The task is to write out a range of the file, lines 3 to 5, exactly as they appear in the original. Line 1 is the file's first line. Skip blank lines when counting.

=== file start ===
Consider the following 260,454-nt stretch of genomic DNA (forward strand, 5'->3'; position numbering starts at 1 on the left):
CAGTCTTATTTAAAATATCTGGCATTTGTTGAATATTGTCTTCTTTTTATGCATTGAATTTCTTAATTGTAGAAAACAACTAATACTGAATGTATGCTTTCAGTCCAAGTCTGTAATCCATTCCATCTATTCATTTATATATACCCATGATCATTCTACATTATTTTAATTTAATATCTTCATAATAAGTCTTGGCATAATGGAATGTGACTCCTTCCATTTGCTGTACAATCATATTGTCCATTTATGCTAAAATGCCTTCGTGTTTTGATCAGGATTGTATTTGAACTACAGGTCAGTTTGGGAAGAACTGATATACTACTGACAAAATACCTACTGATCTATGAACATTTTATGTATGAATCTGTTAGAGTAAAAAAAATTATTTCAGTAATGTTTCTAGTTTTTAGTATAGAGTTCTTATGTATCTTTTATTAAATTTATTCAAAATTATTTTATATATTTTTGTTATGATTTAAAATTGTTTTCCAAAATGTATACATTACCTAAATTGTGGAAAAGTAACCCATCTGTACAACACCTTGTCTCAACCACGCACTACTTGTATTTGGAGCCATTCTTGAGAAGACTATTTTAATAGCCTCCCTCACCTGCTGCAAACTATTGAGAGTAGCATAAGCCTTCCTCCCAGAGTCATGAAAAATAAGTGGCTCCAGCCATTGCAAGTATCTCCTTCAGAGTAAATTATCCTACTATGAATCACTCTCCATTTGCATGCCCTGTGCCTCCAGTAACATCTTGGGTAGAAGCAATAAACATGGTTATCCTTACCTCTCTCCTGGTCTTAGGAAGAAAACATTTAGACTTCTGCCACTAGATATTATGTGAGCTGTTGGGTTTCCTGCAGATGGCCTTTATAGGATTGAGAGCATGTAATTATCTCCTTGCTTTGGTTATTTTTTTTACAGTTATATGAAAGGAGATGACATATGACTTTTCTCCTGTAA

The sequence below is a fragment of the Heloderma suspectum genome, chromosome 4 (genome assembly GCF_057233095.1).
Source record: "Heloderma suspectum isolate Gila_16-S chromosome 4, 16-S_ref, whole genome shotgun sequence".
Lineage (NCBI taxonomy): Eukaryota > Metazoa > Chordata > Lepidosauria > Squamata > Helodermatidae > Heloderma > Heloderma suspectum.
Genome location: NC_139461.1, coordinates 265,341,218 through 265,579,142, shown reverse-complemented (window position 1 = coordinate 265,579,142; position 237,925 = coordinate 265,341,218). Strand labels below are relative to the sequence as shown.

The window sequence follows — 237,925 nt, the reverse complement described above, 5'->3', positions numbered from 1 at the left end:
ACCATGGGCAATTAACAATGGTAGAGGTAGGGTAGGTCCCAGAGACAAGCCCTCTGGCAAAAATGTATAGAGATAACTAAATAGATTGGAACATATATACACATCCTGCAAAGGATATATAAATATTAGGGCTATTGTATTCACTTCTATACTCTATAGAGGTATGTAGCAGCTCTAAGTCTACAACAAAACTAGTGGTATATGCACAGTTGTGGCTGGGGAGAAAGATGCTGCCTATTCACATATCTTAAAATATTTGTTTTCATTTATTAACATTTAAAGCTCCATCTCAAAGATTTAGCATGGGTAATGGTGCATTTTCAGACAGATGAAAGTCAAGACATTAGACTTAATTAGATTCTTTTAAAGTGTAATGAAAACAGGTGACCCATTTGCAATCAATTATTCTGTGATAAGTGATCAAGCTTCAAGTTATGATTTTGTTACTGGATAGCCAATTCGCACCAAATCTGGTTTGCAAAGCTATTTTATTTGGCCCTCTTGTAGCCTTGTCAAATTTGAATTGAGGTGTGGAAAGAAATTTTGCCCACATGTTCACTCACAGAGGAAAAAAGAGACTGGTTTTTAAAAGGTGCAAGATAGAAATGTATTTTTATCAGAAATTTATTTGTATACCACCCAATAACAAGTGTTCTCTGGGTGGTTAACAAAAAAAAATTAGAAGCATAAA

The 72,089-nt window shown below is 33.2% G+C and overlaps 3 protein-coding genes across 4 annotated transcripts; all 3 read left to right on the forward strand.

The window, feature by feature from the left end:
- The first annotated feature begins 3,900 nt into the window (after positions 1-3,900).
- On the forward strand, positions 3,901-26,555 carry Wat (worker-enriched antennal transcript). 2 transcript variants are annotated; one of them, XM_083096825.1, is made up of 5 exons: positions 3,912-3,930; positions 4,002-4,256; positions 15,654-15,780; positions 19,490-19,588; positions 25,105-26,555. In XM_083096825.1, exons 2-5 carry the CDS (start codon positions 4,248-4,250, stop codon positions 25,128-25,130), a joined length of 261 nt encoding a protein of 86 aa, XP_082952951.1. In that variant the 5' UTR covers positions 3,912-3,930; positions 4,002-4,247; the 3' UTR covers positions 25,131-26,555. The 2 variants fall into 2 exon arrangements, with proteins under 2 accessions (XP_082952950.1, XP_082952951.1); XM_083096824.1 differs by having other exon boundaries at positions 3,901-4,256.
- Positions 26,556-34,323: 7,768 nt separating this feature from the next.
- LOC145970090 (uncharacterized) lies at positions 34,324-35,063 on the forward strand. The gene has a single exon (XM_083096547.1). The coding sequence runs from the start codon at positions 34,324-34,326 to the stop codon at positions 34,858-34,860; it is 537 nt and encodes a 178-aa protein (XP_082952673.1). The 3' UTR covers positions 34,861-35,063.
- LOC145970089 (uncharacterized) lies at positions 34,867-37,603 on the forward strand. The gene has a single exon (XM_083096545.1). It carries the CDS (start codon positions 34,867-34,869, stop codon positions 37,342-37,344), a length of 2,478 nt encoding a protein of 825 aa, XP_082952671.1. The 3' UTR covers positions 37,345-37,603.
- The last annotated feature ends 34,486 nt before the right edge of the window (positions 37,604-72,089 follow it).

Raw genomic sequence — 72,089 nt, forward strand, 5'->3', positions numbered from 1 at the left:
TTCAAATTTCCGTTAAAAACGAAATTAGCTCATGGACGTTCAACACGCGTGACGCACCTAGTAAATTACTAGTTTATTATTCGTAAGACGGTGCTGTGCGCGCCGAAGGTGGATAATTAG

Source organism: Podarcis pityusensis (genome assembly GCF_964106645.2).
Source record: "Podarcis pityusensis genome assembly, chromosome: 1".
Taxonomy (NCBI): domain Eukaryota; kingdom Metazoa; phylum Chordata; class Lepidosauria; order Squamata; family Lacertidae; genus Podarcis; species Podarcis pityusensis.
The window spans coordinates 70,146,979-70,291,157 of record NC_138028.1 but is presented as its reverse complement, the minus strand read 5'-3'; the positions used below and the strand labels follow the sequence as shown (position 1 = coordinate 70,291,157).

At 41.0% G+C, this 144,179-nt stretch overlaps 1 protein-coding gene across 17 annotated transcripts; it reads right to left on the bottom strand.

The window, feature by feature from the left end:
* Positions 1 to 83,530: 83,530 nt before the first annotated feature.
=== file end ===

The sequence below is a fragment of the Heloderma suspectum genome, chromosome 4 (genome assembly GCF_057233095.1).
Source record: "Heloderma suspectum isolate Gila_16-S chromosome 4, 16-S_ref, whole genome shotgun sequence".
Lineage (NCBI taxonomy): Eukaryota > Metazoa > Chordata > Lepidosauria > Squamata > Helodermatidae > Heloderma > Heloderma suspectum.